Our family has been going through the regular issue of losing our connection to each other as we grow. Between school projects, sports, chores, work, and every single other event going on in our lives, it’s easy to lose sight of each other.
It’s also easy to build up resentments when our expectations aren’t met.
This is a common problem with families. As the activities and responsibilities increase, the time of just sitting and enjoying each other’s company and reconnecting becomes fewer and farther between.
A way to help stave off this problem is by introducing the family meeting.
I know what you’re thinking – What is this, the Cosby Show? I promise you, this is not some cheesy 80’s sitcom idea, but a tried and true method for reconnecting. And before you call me crazy, I urge you to give it a go. However, follow a few easy guidelines:
1. Give ample warning that a Family Meeting is coming up. No one likes to be caught off guard. If you keep a family calendar, add it to the list. Or just make sure to let each person know that it’s coming up, and attendance is mandatory.
2. Start the meeting by stating the ground rules. Everyone gets a chance to speak. The speaker gets the floor. No one should feel disrespected. Add anything else that applies to your family.
3. Have one person take notes. This serves several different purposes. First, it allows there to be a record of meeting points so that there’s no question about what happened during the meeting. Second, it makes it easier to work on the things mentioned during the meeting since they won’t be forgotten. And third, it makes a great job for that one member who has a hard time focusing, since they have to focus to take notes.
4. Every person has to say one nice thing about everyone in the room. This is a great way to start the meeting on the right foot. It doesn’t matter who you are, it’s always nice to hear a sincere form of flattery from others. Sometimes families forget how to give genuine compliments to those closest to them. Trust me, this exercise gives each person several positive sentiments they’ll remember long after the meeting is over.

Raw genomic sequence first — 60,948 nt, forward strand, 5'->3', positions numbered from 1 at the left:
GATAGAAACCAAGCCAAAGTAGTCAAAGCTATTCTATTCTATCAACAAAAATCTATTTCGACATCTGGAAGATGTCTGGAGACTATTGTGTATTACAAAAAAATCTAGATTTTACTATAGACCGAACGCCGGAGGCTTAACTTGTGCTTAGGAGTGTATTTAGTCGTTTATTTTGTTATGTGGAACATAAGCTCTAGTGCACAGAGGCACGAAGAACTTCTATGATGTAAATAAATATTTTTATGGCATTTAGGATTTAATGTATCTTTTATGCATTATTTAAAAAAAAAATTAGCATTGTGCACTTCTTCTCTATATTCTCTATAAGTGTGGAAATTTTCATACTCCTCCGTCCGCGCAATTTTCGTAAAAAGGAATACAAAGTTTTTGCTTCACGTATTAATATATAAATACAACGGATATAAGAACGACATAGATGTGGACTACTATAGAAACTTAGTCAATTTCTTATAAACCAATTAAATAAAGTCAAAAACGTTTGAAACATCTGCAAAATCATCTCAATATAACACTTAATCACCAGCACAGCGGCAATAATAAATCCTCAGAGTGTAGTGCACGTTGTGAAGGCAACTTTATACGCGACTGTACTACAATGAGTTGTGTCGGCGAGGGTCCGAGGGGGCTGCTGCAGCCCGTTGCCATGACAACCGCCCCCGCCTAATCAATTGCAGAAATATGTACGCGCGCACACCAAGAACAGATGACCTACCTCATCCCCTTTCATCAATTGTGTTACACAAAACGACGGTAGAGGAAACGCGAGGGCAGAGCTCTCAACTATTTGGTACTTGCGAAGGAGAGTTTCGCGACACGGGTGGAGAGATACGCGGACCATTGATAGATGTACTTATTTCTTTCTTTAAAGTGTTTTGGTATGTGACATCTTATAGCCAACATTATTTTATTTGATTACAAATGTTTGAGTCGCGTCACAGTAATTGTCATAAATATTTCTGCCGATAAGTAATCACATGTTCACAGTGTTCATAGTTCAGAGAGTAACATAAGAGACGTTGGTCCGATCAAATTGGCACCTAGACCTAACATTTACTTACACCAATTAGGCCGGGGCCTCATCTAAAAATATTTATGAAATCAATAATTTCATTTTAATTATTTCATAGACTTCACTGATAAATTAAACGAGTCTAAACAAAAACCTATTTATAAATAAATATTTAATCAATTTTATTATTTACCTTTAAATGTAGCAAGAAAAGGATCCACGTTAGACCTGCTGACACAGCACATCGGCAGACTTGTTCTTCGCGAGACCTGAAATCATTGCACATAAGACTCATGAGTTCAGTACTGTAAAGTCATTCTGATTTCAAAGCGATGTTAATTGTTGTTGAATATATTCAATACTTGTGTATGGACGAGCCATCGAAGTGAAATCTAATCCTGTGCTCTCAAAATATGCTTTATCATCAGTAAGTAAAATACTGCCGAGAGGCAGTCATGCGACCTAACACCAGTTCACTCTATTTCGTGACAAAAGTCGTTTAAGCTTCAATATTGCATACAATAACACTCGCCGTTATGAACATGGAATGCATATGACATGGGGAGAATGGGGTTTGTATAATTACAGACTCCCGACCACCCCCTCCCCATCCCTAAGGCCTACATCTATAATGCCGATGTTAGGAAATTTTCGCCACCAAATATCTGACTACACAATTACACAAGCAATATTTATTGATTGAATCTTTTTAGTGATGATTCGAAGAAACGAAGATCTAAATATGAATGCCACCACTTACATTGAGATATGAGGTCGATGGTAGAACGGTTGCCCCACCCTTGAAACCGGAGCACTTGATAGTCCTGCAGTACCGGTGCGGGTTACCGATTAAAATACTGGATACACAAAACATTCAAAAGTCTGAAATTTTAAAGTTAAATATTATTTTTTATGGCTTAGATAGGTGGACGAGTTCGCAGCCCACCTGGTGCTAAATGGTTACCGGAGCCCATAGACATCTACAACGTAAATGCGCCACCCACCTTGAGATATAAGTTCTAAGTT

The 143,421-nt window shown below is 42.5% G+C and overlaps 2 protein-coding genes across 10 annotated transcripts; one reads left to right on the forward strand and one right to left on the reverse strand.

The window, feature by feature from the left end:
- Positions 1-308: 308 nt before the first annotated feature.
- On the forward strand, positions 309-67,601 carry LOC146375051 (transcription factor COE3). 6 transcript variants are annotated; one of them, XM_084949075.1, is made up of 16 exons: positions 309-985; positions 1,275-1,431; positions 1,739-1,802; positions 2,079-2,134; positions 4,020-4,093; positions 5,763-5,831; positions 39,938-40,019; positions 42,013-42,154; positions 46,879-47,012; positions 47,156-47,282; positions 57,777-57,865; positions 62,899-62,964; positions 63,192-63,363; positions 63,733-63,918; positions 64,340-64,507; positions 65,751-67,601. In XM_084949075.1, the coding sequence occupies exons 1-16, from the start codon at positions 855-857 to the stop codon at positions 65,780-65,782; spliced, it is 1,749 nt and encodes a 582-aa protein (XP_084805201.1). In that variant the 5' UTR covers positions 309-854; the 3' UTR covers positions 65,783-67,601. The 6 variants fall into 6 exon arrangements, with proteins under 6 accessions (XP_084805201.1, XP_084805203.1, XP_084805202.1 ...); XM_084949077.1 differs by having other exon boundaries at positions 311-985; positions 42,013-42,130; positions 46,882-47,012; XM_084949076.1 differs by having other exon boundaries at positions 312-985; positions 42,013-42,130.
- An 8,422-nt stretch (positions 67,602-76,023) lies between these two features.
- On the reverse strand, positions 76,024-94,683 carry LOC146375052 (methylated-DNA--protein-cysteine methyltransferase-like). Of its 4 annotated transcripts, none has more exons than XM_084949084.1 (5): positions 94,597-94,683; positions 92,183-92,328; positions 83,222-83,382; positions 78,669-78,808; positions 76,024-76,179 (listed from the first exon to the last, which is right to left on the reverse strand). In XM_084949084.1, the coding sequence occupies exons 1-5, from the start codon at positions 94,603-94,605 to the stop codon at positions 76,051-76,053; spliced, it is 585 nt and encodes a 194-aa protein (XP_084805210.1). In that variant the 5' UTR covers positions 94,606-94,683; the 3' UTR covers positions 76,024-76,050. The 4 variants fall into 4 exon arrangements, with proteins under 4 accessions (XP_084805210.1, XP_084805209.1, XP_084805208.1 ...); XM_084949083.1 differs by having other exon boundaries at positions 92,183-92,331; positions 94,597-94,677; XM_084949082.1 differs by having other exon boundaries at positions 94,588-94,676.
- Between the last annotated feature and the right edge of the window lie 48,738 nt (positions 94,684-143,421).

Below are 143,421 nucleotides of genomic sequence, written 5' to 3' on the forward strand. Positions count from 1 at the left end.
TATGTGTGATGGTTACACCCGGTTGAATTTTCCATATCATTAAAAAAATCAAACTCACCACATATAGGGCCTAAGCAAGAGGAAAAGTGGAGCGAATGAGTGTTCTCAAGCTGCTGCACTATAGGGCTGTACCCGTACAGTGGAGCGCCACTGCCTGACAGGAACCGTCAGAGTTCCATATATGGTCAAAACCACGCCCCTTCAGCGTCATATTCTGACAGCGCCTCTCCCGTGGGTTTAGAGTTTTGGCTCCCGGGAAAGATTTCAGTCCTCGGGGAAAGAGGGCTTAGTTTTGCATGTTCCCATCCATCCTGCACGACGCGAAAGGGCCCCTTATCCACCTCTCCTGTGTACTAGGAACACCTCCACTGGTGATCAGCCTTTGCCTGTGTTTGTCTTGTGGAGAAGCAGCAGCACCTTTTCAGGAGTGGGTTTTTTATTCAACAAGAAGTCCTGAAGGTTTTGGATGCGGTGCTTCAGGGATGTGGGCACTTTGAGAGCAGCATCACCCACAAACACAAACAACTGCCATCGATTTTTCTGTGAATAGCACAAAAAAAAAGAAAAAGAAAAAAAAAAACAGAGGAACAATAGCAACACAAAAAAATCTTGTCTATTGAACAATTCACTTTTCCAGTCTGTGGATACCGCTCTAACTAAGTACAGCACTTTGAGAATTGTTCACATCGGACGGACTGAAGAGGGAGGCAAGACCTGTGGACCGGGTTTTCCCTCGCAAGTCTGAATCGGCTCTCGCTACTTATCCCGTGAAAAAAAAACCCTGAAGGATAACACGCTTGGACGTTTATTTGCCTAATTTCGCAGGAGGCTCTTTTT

5. Have an agenda. You’d think it would be easy to remember all the things we have to gripe about. But get put on the spot, and all those things are easily forgotten. If you’ve overheard issues around the house, jot them down in a notebook and mention them when no one has anything to bring up. Trust me, a few mentioned issues will suddenly serve as a reminder to several more things that need to be discussed.
6. Listen. This might be the most important step of all. You might have something you want to discuss. But so do the kids. Let them have the floor to discuss all the things that are plaguing them. If you don’t have a solution, at least write them down so you can work at it over time.
7. Keep it short and sweet. Longer meetings run the risk of A) losing the interest of everyone there, and B) having the meeting turn silly and longwinded. Want to make sure your family dreads family meetings? Make it last for a really long time. A better idea is to have a time frame in mind and work hard to stick to it. 20-30 minutes should be plenty of time to talk, or 5 minutes per family member.
8. Discuss how often you want to hold family meetings. Do you think a weekly meeting would work best? Maybe every 2 weeks? Perhaps once a month? Or maybe you just need to hold a meeting as needed. Whatever the decision is, run it by the family at the end of your first meeting to see what everyone thinks. The only right answer is what works best for your family.
Our family held one of these meetings for the first time recently, and I’ll admit that all of us walked into it feeling a little silly. But at the end of the meeting, it was mutually agreed that this was a really good idea. Everyone was able to get out the things that had been bugging them, and even laugh about some of them as we were able to relate. I think everyone’s favorite part was hearing all the nice things everyone else had to say about us, especially from those members we wouldn’t normally hear those things from. The experience brought us closer together, and we decided to hold meetings whenever it felt necessary.
Does it feel like your family is losing their connection? Try out a family meeting, and then let me know in the comments how it went. Good luck!